The following year the branch was delighted when Ann Palmer became National Chairman, and our interests were turned towards Water Projects and the Green Belt Movement.

Headquarters was very short of funds in 1979 and proposed raising the Annual Subscriptions again. Karen and Langata opposed this, who suggested that WEAL house could be put to more use instead, why not hire the place for public functions or serve coffee to members?


A resolution was drawn up and presented by our Chairman. Out of this suggestion arose the Friday Coffee Mornings and Produce Sales and the happy noisy club atmosphere that we know today.


Some branch meetings are held there, and the place seems to be a bustle of activity on most days of the week, sufficient funds are raised to keep Headquarters running. 


Some of our favourite charities have seemed to follow a familiar pattern, Karen Red Cross Supplementary feeding scheme, the K.S.P.C.A., Deaf Children, Blind Society, Talking Books for the blind, Langata Women’s Prison, (clothes for babies) all need regular donations.

Until more recently we helped support the Family Health Scheme with money, personnel and a vast number of calico bags, which were used for making water storage jars. Since 1982 we have taken part in the Christmas Fair at Headquarters, rather than hold one by ourselves at Karen Shopping Centre. Other money raising events have been continuous, some larger and more memorable than others. Looking back there is a long vista of events, Garden Parties, Film Shows, Progressive and Recipe Lunches, Bridge drives, and a Scottish-Japanese evening, where Japanese food was served and Scottish country dancing took place, plus the Karen Cocktail Revue in 1981, all great fun and big money raisers.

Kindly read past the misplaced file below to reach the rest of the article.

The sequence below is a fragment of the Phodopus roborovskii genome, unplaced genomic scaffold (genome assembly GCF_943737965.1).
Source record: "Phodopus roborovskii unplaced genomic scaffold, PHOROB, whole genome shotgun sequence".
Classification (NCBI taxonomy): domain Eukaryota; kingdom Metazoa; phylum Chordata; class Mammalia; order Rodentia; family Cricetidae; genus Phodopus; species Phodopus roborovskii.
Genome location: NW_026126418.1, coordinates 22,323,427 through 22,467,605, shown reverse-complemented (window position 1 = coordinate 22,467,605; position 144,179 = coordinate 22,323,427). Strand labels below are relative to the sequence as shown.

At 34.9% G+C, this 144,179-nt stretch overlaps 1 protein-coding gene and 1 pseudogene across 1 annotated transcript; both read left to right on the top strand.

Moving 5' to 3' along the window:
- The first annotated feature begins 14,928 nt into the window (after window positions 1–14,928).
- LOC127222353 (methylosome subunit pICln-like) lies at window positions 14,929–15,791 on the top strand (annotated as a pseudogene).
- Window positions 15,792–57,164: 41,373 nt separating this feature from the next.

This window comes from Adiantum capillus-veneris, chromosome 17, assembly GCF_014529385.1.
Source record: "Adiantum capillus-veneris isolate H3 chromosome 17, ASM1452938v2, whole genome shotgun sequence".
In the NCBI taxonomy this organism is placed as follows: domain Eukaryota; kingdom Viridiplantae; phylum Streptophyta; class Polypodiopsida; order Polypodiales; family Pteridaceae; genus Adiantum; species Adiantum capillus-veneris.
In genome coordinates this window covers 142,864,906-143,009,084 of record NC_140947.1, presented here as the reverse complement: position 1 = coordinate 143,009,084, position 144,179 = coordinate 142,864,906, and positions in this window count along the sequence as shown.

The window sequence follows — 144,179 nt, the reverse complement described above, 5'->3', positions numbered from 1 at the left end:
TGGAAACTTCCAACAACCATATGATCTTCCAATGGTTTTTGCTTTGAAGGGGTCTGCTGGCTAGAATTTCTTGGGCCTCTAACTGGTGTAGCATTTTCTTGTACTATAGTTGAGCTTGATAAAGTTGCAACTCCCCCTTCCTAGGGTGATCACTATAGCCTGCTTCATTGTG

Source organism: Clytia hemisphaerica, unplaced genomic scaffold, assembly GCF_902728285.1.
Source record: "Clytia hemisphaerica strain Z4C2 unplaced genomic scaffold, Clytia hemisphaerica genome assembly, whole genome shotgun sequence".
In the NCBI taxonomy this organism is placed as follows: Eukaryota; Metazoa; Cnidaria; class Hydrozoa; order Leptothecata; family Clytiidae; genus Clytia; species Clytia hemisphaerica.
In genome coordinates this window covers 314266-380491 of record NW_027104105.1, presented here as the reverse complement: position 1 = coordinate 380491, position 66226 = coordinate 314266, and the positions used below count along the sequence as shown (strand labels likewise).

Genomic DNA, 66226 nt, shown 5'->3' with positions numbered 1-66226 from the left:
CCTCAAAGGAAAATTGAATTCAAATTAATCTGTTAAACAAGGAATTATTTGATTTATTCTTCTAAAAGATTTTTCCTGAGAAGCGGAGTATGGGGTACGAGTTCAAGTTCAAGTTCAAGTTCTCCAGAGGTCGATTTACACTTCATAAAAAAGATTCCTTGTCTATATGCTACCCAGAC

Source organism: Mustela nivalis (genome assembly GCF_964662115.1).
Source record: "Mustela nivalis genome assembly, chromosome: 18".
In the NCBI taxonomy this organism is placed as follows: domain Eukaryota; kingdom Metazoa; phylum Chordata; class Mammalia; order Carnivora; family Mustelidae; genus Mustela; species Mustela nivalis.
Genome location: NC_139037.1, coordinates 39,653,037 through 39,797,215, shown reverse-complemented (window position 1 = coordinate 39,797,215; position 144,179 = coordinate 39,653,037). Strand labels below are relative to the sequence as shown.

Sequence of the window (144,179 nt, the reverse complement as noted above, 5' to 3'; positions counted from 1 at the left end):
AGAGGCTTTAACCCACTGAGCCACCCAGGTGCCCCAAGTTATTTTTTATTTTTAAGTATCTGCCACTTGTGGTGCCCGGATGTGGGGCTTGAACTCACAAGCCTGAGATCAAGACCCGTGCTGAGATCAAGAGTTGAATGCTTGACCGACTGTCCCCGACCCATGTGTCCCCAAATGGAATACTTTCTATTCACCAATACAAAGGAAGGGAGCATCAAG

Each year Karen/Langata have entered the Home Industries (now Home craft Exhibition) with varying success, but always much enjoyment. Since the Exhibition has been held in the Anderson Hall our members have appreciated the social occasion it has become, and the easy access to the Hall, where as the A.S.K. grounds were becoming difficult to negotiate. In 1980 Joan Wolseley Lewis became National Chairman after serving her apprenticeship as Chairman of the Branch for several years.


Many of our stalwart members have left the country, sadly some of them have died - but the branch continues bravely - welcoming newcomers and old friends alike, keeping the spirit of the League alive and thriving.